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Moral hazard and the hazard of morals

By Professor John Walsh - November 2012

From the late 1960's, tobacco companies marketed low-tar or "light" cigarettes as being less harmful.  Indeed, laboratory tests proved as much, leading government agencies to encourage smokers to switch to these new, allegedly "safer" products.   Unfortunately, these tests whereby machines simulated smoking and monitored the intake of nicotine, tar etc. did not account for the behavior of actual smokers.  When a smoker smoked a light cigarette, he simply compensated by taking a deeper draw, meaning that the smokers of light cigarettes were at equal risk as those smoking higher-yield products.  As a result, many countries now prohibit marketing light cigarettes as being less harmful, or even implying so by calling products "light."  And, as a consequence of this history, regulators, and perhaps even tobacco companies themselves, are a little gun-shy of harm reduction claims being made.

Most will agree fewer cigarettes being consumed benefits the health of the population as a whole.  But, to get there, total bans or making cigarettes illegal is an unlikely path.  Most governments have imposed hefty cigarette taxes and reduced places where cigarettes can be consumed.  In many countries the number of smokers has fallen as has the number of cigarettes consumed per smoker.

Nowadays, however, there is reasonable evidence to suggest there are products, some similar to cigarettes and some quite different, some tobacco-based and some not, that may appeal to smokers and are demonstrably less harmful than cigarettes.  And, it is likely that if smokers would shift their nicotine consumption to them, the world would be a healthier place.

Undoubtedly, the experience with light cigarettes casts a shadow over the "new, less-harmful" products.  And, they pose different dilemmas for tobacco companies and the anti-tobacco organizations that campaign against the sale of tobacco and nicotine-containing products.

The primary issue facing tobacco companies is: do they position these products to smokers as a way to stop smoking while continuing to consume nicotine or as a replacement to cigarettes entirely?  In essence, are these products to be complimentary to cigarettes or a substitute to them?  Obviously positioning them as a compliment might benefit the core business.  Yet, from a marketing perspective, positioning a new product as more-or-less an inferior alternative to cigarettes to be consumed whenever one can't have what one really wants, will hardly lead to a successful product launch.

Many anti-smoking and anti-tobacco organizations have sprung up since the "light" cigarette debacle.  And how do they view these potentially lower-harm alternatives?  With great scepticism, it must be said.  Potentially reducing harm but continuing to feed a nicotine addiction is an unwelcome outcome for anti-tobacco campaigners. They fear that reduced-harm products will assist smokers to sustain their habit by providing opportunities to feed a nicotine addiction when/where smoking is prohibited. They would rather people quit smoking than prolong smoking with the aid of a compliment. In addition, they worry that additional nicotine products being on the market could be a route young people, or heretofore non-smokers, would take to becoming smokers.  And, they worry that these reduced-harm products might be consumed with reckless abandon, making them potentially more harmful than cigarettes.  After all, "reduced harm" is a long way from "safe."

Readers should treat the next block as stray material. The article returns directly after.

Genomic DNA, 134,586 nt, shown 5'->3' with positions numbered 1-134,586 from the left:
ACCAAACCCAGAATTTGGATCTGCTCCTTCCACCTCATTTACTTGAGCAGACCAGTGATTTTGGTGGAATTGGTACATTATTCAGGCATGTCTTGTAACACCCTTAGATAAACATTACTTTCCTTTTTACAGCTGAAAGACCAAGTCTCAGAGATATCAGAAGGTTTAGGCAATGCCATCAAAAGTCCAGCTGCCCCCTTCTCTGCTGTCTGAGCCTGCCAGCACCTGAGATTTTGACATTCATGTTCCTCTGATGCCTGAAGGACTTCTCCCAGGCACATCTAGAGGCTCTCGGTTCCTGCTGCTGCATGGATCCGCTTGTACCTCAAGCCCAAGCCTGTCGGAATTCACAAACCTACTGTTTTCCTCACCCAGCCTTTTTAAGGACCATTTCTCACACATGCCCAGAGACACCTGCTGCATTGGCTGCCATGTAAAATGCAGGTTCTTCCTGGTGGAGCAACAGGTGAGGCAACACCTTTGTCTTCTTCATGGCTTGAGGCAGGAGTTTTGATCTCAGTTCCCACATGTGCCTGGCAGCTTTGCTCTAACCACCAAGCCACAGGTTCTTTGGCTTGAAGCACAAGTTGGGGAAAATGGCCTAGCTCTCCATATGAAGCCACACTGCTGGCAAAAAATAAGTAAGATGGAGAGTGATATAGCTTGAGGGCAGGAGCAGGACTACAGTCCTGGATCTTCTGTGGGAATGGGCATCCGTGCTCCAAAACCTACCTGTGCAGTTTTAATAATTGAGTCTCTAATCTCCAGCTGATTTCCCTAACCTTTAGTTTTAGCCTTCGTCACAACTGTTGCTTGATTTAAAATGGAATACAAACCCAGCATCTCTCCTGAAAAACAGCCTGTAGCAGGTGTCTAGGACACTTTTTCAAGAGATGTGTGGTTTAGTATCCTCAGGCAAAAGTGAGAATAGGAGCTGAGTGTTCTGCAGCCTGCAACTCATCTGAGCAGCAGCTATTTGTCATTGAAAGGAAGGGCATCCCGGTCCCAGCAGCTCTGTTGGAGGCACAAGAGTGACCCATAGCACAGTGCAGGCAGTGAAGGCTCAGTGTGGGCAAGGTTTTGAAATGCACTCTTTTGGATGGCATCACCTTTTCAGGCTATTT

For society as a whole we must balance these alternative perspectives and the nub of the issue is this: do we fear more the moral hazard or the hazard of morals?  We could experience moral hazard in two ways: 1) smokers might feel lower risk is cause to increase consumption of reduced-harm products, thereby off-setting much of the potential societal benefit.  2) non-smokers might start consuming lower-harm products.  Alternatively, do we fear more the hazard of morals? That is, perhaps a moralistic approach to cigarette cessation, looking to smokers to quit smoking while prohibiting attractive alternatives being put on the market, might lead to fewer smokers quitting cigarettes. 

Reduced-harm products will do good for society if smokers switch to them and consequently reduce or cease their cigarette consumption.  Unfortunately, their behavior with reduced-harm products might change, as it did with light cigarettes, reducing the potential benefit.  For reduced-harm products to succeed they need to be marketed in an attractive way to smokers, and if they are attractive to smokers, they may also be attractive to non-smokers.  In brief, the trade-off between moral hazard and the hazard of morals leads us to looking at the potential benefit to smokers and the potential harm to current non-smokers.

John Walsh is Professor of Marketing at IMD and Director of the Building on Talent program, which is for high-potential managers early in their careers looking to take on greater responsibility.

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